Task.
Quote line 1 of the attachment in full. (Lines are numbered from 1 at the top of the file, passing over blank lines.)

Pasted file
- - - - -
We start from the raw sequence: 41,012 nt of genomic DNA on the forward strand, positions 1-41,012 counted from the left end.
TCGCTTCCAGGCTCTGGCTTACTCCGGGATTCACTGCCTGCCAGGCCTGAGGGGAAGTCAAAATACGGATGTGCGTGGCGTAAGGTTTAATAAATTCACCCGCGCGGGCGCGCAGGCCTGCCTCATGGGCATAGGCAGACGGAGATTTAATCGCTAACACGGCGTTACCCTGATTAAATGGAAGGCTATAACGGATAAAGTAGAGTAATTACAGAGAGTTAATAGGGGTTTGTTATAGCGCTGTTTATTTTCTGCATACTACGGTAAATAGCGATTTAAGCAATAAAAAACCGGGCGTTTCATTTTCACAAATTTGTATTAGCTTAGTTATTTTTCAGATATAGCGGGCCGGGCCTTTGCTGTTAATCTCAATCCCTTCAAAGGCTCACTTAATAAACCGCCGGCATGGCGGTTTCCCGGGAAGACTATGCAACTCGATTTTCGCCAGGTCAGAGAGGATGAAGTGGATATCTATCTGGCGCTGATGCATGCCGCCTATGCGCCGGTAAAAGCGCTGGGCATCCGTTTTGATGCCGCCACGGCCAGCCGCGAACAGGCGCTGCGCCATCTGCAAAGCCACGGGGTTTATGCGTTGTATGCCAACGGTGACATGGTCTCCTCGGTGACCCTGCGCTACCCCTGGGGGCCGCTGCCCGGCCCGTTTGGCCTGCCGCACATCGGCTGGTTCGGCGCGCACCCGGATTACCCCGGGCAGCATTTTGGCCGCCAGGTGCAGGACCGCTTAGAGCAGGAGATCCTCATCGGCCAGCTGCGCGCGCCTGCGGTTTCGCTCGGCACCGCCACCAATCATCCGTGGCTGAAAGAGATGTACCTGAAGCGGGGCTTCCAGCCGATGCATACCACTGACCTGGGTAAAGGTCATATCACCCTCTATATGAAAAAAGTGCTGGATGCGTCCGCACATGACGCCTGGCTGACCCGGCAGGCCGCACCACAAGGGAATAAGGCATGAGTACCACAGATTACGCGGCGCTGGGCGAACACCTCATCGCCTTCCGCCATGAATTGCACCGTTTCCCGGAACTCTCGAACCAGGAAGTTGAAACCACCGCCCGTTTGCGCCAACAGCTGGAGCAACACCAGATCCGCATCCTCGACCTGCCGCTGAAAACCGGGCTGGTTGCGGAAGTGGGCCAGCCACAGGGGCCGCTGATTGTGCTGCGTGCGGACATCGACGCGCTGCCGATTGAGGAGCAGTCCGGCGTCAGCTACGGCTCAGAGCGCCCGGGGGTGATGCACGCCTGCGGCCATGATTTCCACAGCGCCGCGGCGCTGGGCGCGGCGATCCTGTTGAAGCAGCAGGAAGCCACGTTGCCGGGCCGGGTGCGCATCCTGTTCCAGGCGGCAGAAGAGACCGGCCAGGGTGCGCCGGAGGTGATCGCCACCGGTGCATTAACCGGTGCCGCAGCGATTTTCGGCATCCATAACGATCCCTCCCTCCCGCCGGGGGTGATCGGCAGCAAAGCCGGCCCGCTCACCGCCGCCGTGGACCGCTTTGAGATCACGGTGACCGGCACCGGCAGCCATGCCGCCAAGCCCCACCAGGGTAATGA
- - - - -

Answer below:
We start from the raw sequence: 41,012 nt of genomic DNA on the forward strand, positions 1-41,012 counted from the left end.